The organizing committee for Charting Imperial Itineraries, 1914-2014: Unmooring the Komagata Maru is:

Satwinder Bains
Director  |  Centre for Indo-Canadian Studies, University of the Fraser Valley

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Satwinder.Bains@ufv.ca

Satwinder is the Director of the Centre for Indo-Canadian Studies at the University of the Fraser Valley. She is also an Associate Professor in the Faculty of Arts, Canada India Studies. Her current research interests include: cross-cultural education curriculum implementation; migration and integration; race and ethnicity; women’s rights and cultural politics; Diaspora studies, Sikhism and the politics of identity. Her professional background has included serving as diversity educator, community developer and community activist in the areas of women’s rights, youth development, race and anti-racism and immigrant settlement integration.

Satwinder has been featured in Canadian Literature and is currently a PhD Candidate at Simon Fraser University.

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Davina Bhandar
Professor  |  Trent University

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Davinabhandar@trentu.ca

Davina is a Professor in the Department of Canadian Studies at Trent University (Peterborough, Ontario). Her current research engages in contemporary critiques of the concept of citizenship that have emerged through notions of transnationalism and politics of diaspora, particularly focused on examining the notion of the migrant concept of citizenship. This includes the examination of citizenship practices from “below” or rather through acts of governance, freedom, migration and immigration. Her academic and teaching work includes the fields of contemporary political and social theory, critical race studies, post-colonial theory and feminist theory.

Davina has recently published  “Renormalizing Life and Citizenship in Fortress North America” (Citizenship Studies), in addition to several other works in the The Johns Hopkins Guide to Literary Theory and Criticism, 2nd Edition and the Routledge Feminist Encyclopedia.

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Rita Dhamoon
Assistant Professor  |  University of Victoria

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dhamoonr@uvic.ca

Rita is an Assistant Professor in the Department of Political Science at the University of Victoria (Victoria, BC).

Her research interests have centred on issues of identity/difference politics and power, including multicultural policies and theories, culture, Canadian nation-building, gender politics and feminism, intersectionality, critical race studies, post-colonial and anti-colonial politics, democratic politics.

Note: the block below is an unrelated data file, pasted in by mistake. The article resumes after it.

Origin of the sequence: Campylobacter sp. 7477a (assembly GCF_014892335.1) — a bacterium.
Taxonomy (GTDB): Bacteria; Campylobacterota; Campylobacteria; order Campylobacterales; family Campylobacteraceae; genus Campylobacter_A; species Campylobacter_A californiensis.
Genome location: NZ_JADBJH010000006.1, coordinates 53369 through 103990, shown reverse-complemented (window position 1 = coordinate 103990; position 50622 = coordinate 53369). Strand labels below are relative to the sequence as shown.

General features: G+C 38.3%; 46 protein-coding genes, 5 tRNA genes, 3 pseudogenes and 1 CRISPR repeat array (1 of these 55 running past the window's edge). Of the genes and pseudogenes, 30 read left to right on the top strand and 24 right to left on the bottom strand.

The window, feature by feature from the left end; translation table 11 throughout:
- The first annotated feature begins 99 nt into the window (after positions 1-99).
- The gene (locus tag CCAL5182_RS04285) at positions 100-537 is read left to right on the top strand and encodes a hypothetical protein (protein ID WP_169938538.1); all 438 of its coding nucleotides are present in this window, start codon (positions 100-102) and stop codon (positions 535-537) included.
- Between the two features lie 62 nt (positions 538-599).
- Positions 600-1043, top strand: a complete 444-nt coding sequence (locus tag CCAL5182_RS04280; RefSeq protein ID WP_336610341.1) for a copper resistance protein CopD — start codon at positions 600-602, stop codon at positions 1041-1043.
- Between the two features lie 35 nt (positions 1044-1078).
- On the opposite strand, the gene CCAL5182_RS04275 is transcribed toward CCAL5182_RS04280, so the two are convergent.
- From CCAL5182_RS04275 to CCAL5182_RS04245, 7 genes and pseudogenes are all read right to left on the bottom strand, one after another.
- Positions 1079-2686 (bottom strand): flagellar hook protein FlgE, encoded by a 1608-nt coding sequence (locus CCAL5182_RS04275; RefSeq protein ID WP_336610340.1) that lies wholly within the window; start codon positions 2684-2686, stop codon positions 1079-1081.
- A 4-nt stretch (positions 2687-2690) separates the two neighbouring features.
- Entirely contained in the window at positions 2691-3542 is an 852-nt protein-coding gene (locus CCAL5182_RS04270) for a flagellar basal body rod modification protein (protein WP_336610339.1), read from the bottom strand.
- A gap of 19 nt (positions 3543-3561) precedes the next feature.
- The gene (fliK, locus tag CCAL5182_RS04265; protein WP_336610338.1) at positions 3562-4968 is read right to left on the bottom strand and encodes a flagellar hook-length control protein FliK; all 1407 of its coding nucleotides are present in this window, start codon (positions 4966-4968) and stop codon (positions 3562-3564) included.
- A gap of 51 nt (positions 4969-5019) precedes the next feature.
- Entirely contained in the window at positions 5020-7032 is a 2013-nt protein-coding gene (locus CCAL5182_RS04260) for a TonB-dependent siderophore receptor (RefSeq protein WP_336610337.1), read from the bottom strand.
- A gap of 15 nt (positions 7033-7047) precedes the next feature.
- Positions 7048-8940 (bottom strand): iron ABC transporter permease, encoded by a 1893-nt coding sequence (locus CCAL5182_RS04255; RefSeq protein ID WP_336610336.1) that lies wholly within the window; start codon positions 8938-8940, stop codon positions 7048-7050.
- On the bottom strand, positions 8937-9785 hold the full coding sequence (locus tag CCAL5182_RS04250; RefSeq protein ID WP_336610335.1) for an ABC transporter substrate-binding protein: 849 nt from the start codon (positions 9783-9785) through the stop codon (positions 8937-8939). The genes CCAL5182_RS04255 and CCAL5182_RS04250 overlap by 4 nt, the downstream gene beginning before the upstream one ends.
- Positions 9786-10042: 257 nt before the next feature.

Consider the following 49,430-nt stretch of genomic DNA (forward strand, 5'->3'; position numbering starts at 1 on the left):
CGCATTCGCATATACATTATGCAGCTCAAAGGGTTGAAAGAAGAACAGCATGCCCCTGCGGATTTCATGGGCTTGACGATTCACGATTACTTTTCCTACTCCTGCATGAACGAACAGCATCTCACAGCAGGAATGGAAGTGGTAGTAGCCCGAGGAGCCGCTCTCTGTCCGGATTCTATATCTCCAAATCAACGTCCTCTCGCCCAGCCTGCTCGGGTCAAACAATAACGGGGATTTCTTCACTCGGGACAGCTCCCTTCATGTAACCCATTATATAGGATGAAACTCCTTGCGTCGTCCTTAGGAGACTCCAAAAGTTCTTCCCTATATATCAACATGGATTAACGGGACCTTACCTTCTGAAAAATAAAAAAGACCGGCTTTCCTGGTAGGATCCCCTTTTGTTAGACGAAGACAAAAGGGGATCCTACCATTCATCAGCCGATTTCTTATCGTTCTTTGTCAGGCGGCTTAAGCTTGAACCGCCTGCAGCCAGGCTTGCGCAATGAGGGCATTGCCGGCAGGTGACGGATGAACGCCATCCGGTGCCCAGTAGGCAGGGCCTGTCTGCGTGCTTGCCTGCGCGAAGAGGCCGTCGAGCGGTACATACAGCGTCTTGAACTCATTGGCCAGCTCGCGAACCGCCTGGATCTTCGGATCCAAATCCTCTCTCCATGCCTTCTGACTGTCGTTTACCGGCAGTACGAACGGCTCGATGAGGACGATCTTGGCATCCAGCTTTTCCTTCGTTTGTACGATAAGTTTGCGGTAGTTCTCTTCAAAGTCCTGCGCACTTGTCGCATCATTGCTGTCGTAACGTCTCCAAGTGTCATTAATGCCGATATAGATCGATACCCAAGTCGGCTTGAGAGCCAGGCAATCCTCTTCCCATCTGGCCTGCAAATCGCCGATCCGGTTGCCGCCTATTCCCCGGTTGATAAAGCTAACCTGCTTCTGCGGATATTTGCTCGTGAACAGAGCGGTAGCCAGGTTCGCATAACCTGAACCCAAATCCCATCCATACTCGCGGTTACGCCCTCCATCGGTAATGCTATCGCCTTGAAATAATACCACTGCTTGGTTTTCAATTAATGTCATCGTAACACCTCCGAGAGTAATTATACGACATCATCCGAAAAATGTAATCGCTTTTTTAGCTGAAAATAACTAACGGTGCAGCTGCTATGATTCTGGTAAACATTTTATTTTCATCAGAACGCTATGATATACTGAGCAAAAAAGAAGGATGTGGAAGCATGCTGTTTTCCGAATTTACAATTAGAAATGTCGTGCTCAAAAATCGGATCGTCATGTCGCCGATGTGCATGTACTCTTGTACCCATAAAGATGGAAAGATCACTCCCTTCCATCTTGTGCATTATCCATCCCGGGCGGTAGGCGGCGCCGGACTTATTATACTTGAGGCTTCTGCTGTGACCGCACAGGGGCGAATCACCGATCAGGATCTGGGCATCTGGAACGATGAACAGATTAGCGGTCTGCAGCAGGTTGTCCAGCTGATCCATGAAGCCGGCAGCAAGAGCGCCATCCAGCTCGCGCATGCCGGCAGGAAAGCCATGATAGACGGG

As well as journal articles and book chapters, she has published a book called Identity/Difference Politics: How Difference is Produced and Why it Matters (UBC Press, 2009). Her current research program is grounded in critical race feminism, and includes:

  • a book project on Sikhs in Canada and nation-building;

  • intersectionality and solidarity politics between people of colour and Indigenous people;

  • an intersectional analysis of the Canadian Museum of Human Rights, with Dr. Olena Hankivsky (SFU).

Rita was also a participant at the 2013 Canadian Political Science Association annual conference on two roundtables: “Roundtable on Settler Colonialisms: Territorialities and Embodiment”, http://www.youtube.com/watch?v=WqAWR3Ax5g8&feature=youtu.be and “Conversations on Theories and Practices of Anti-Racism, Anti-Colonialism, & Decolonization”, http://www.youtube.com/watch?v=go1R1_Zg5pg&feature=c4-overview&list=UUc_cdFsMvd75PLWzlELlhGQ.

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Renisa Mawani
Associate Professor  |  University of British Columbia

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renisa@mail.ubc.ca

Renisa Mawani is Associate Professor of Sociology and the inaugural Chair of the Law and Society Minor Program at the University of British Columbia (2009-2010).  She works on the conjoined histories of indigeneity, migration, and settler colonialism and has published widely in the area of law and colonialism. Her articles have appeared in journals including, Law and Society Review, Annual Review of Law and Social Science, Environment and Planning D, Law/Text/Culture, Social and Legal Studies, Social Identities, Theory, Culture, and Society, and Cultural Geographies.  Her first book, Colonial Proximities: Crossracial Contacts and Juridical Truths in British Columbia, 1871-1921 (2009) details the dynamic encounters between aboriginal peoples, Chinese migrants, mixed-race populations, and Europeans in the late-nineteenth and early-twentieth-centuries. Her second book, Across Oceans of Law (in progress), is a global history of the Komagata Maru narrated through time, law, and empire.

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